What if humans could record and decode dreams?

If you could look into other people’s dreams, what would you see? Will it be clear scenes and environments or just chaotic colors and sounds?

The idea sounds impossible, but scientists amaze everyone by making it a reality. They are moving towards recording dreams and then everyone can know each other’s dreams. So, how do they capture unconscious thinking?

In 2017, researcher Daniel Oldis discovered a way to convert dreams into digital information. While his team is excited about understanding the nature of dreams , others are worried about what dreams mean in digital transformation.

What if humans could record and decode dreams?
Dreams are the human brain’s attempt to understand how neural activity occurs during sleep.

It usually takes people about two hours a night to dream, spanning between five or six dreams; but we forget 95% of those dreams within seconds of waking up.

As a result, every morning, we try to piece together bizarre stories, trying to make sense of them. Over the years, many studies have tried to unravel the mysteries of why people often dream.

According to Insh, Harvard psychologists J. Allan Hobson and Robert McCarley expressed the view that dreams are the human brain’s attempt to understand how neural activity occurs during sleep.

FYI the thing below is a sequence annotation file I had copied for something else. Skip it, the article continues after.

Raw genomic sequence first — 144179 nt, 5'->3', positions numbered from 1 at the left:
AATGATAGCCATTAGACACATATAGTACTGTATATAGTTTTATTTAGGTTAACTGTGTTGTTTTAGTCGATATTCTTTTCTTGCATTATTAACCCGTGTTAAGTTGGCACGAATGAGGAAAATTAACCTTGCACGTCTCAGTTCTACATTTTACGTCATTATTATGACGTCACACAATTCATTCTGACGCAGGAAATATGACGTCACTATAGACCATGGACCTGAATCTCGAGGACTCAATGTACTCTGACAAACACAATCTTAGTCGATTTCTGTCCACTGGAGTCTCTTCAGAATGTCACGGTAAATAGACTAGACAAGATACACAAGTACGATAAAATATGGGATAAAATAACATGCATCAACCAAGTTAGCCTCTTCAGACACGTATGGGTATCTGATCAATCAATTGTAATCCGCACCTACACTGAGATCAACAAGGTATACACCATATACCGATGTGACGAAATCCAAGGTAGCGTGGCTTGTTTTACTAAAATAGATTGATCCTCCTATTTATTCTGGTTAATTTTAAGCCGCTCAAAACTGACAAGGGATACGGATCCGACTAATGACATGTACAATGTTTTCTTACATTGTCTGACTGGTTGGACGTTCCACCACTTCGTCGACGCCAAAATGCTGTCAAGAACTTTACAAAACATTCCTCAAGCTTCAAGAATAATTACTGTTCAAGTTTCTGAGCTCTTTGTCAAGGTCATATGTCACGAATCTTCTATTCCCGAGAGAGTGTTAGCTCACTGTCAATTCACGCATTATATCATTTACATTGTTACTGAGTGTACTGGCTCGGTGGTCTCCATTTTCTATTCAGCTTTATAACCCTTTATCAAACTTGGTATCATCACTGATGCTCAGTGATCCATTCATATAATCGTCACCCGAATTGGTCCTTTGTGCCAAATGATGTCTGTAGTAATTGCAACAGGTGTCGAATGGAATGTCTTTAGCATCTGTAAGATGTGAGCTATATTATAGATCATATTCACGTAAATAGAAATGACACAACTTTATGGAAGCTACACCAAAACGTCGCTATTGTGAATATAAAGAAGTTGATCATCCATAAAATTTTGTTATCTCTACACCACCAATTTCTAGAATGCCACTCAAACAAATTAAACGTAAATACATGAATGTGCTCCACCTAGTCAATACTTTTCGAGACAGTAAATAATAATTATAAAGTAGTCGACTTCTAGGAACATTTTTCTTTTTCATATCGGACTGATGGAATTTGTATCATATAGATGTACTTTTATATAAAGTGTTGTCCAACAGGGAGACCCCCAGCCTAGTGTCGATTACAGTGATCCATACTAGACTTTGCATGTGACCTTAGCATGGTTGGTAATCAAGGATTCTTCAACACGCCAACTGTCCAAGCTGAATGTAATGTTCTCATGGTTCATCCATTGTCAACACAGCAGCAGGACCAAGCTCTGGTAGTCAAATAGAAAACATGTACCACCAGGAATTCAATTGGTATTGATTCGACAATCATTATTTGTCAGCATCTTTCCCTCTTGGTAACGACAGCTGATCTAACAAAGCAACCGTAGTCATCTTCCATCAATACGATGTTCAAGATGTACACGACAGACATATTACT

According to Daniel Oldis, the best way to record and observe dreams is to attach electrodes to the hands , feet, and chin of a person while sleeping. When people fall into the deepest sleep, the brain will emit nerve impulses.

They reflect body movements in the dream. The electrodes then measure again, gathering information, and linking it to an image that mimics the movements of a drowsy subject.

The team also used six electrodes on a subject’s mouth and throat to decode speech. Oldis attempted to record speech, body movements, and images in dreams by tapping into the brain’s visual system.

He believes that in 10 to 20 years, people can use this technology to stream the content of their dreams to a computer or smartphone and then play it back in the morning.

However, the problem that concerns many people is if someone tries to hack those specifications, what will happen?

They will probably hold some confidential information you don’t want to reveal. From there, they will take advantage, threaten you or possibly blackmail you.

So perhaps the best place to keep everyone’s dreams is still the head. Maybe we should find a way to control our dreams instead of recording and decoding them.